Untreated, typhoid fever may persist for up to 4 weeks, and relapse occurs in up to 10% of untreated cases, usually within 2 weeks after initial resolution of fever.89 Relapse is usually due to the same strain as that associated with the original infection.90 The gallbladder is the primary site of chronic carriage, although some asymptomatic carriers continue to shed the organism in stool even after cholecystectomy. The in vitro and clinical observations that S. Typhi forms biofilms on cholesterol gallstones may explain the strong epidemiologic association between gallstones and carriage.91,92 An association has been reproducibly observed between chronic carriage of S. Typhi and risk of gallbladder carcinoma, but it is unknown whether carriage causes cancer or reflects underlying biliary epithelial surface abnormalities.93
The clinical manifestations of enteric fever are nonspecific. Although paratyphoid fever was considered less severe than typhoid fever, recent comparisons suggest that typhoid fever and paratyphoid fever caused by S. Paratyphi A are generally indistinguishable on clinical grounds.94 Most patients with enteric fever are diagnosed in the ambulatory setting, and up to 90% are treated as outpatients.89 In contrast, classic descriptions of the features of enteric fever are derived from series of hospitalized patients with more severe disease.95 Complications of enteric fever were generally thought to occur late in the course of disease, usually after 2 weeks of fever. However, recent experience demonstrates that major complications of enteric fever, including intestinal perforation and encephalopathy, may occur within days of onset of fever.84,85,96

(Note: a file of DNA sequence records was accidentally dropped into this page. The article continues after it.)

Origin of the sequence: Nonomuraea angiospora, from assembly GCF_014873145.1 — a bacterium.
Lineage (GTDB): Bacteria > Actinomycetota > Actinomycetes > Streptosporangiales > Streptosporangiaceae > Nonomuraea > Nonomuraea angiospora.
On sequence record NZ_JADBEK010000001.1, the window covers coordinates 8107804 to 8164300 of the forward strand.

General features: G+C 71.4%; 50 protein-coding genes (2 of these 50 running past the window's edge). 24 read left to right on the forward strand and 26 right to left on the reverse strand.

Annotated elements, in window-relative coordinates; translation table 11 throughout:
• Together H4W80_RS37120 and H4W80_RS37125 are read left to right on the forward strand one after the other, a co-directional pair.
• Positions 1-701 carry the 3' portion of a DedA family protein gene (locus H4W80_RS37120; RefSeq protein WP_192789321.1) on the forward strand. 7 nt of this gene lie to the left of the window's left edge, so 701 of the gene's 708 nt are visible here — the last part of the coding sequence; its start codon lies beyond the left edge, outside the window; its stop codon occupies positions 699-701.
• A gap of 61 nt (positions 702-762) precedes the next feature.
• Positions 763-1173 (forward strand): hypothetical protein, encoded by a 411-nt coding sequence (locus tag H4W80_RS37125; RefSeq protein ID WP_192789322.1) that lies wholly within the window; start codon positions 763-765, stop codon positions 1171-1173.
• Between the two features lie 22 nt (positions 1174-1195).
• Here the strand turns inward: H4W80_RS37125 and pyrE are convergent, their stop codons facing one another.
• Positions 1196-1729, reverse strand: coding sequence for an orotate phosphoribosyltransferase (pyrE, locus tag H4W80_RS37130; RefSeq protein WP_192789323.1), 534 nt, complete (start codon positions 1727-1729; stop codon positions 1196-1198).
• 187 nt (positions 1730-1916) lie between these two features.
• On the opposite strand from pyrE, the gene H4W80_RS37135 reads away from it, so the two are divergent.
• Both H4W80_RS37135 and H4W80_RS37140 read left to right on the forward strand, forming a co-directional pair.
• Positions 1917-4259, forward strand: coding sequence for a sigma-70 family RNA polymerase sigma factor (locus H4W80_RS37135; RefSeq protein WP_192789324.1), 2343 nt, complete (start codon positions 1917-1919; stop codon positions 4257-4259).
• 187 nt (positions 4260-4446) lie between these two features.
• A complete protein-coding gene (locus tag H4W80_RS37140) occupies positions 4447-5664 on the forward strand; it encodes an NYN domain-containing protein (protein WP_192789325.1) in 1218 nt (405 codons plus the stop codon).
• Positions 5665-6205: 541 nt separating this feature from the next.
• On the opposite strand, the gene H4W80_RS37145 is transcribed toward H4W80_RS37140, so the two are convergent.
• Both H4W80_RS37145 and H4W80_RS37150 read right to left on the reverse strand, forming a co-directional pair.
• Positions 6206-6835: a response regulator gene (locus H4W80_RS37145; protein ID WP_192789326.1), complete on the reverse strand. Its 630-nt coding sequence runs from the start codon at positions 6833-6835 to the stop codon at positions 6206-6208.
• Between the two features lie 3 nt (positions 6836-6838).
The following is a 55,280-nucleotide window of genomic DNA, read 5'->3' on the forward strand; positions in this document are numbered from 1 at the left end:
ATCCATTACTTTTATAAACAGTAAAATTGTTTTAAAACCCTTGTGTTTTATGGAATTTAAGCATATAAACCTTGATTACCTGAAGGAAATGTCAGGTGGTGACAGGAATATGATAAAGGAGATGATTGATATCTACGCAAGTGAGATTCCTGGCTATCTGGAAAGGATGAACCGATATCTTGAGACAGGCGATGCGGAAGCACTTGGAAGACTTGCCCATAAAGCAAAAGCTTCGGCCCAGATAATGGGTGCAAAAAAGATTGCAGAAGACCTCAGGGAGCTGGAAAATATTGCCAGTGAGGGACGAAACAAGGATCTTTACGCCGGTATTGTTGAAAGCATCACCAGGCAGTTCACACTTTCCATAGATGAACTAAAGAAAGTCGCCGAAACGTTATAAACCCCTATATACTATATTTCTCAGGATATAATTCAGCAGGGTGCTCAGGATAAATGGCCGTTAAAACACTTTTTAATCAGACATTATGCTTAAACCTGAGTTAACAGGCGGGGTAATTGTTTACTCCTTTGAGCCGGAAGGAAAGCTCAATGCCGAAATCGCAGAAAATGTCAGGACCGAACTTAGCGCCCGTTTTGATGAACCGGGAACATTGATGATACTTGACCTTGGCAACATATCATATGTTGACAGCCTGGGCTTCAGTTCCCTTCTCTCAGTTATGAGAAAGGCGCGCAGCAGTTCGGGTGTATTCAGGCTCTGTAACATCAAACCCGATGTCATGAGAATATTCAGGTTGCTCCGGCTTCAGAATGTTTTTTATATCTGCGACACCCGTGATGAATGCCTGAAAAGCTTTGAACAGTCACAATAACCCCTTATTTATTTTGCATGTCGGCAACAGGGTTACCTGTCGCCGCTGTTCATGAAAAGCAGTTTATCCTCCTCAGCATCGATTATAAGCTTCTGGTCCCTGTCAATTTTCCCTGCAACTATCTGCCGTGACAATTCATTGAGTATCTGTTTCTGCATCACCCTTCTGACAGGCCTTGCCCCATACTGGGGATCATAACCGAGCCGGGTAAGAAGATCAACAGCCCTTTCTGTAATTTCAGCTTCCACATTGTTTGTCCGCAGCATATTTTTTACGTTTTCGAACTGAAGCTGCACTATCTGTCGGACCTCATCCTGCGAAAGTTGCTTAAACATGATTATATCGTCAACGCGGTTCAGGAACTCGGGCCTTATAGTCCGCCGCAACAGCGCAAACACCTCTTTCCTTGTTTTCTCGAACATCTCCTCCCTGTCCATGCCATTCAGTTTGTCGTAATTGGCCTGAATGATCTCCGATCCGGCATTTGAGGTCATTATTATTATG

Uncomplicated Typhoid Fever
Clinical features of enteric fever diagnosed in the ambulatory setting are listed in Table 102-2. Fever without localizing signs or symptoms may be the sole manifestation of enteric fever. The onset of fever may be insidious, and fevers typically increase over the first week of illness.97 A variety of other nonspecific flulike symptoms are common early in the course of enteric fever, and headache, anorexia, myalgias, and malaise may precede the onset of fever.94,98 Mild confusion may be seen even in ambulatory patients, and a nonproductive cough is also a common feature of uncomplicated enteric fever. Abdominal complaints may include diarrhea, constipation, and abdominal pain. Invasive diarrhea, such as seen in NTS gastroenteritis, does not typically occur in enteric fever.